The message analysis module 910 is configured to collect message data sent between participants to represent relevant data such as link strengths. In one implementation, message data is collected by recording chat messages. In other implementations, message data is collected by collecting other communication data, such as e-mail messages or voice data. The representation/selection module 920 is configured to (1) represent participants and message traffic as nodes and directional links, respectively, in the network; (2) select values for friendship factor, message weight factor, and link strength factor; and (3) for each node, select weight and influence of the node for each link from that node. The propagation module 930 is configured to make multiple passes across the network using the message relevant data to propagate the influence and weight of each node across the network and to determine relative size and strength of the participants' social network/activity. The participant-ordering module 940 is configured to order the participants by the strength of the participants' social network/activity.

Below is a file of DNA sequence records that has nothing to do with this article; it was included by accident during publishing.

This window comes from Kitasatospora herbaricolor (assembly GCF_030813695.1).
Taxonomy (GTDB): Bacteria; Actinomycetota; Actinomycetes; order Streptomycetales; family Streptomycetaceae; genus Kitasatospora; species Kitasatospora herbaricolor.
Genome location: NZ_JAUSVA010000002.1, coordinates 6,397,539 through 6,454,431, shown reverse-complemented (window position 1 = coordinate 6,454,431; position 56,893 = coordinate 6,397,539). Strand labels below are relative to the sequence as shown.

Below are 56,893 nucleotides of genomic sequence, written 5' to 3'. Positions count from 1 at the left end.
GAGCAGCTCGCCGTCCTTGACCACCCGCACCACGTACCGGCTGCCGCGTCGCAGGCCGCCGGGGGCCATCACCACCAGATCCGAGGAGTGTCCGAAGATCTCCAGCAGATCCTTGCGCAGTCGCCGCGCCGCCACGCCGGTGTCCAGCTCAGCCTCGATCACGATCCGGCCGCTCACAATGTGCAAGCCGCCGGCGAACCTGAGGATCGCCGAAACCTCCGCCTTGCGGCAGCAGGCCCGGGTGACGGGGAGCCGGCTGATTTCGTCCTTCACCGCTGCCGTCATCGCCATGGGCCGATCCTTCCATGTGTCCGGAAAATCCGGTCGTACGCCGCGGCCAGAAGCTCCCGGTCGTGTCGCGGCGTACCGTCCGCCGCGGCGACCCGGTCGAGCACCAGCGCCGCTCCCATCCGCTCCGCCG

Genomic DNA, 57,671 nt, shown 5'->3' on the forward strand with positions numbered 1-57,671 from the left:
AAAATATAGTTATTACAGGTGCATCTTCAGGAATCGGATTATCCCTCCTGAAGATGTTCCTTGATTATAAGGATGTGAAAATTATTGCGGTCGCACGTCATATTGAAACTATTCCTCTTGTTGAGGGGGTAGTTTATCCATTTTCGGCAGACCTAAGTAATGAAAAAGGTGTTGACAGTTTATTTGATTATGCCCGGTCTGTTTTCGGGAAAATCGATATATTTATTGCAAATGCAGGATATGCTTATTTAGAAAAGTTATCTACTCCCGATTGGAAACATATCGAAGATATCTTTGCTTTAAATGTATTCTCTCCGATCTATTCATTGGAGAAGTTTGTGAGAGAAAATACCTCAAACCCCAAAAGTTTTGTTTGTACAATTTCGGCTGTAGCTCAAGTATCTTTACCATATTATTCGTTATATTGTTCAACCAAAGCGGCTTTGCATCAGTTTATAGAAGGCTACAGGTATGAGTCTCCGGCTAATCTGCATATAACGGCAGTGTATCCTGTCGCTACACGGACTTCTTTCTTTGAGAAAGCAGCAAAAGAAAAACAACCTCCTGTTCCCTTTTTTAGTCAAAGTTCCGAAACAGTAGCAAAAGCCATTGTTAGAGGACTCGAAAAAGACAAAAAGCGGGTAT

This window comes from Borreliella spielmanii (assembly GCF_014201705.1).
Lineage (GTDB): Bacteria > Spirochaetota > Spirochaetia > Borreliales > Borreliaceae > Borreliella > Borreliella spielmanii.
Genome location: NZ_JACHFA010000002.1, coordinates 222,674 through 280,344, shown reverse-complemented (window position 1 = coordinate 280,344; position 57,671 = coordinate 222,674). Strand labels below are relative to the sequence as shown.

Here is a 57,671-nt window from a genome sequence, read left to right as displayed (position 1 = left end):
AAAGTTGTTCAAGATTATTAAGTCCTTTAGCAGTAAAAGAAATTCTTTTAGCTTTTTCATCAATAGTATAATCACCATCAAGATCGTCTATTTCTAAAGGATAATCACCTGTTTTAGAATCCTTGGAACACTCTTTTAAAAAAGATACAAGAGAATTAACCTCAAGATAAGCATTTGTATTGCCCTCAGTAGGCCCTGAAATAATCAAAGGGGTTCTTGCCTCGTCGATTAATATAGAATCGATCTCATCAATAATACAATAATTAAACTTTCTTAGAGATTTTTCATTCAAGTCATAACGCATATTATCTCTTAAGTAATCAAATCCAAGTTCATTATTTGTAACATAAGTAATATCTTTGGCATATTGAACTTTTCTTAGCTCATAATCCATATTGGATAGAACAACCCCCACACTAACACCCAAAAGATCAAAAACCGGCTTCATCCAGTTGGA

Various implementations of the invention are realized in electronic hardware, computer software, or combinations of these technologies. Some implementations include one or more computer programs executed by a programmable processor or computer. In general, each computer includes one or more processors, one or more data-storage components (e.g., volatile or non-volatile memory modules and persistent optical and magnetic storage devices, such as hard and floppy disk drives, CD-ROM drives, and magnetic tape drives), one or more input devices (e.g., mice and keyboards), and one or more output devices (e.g., display consoles and printers).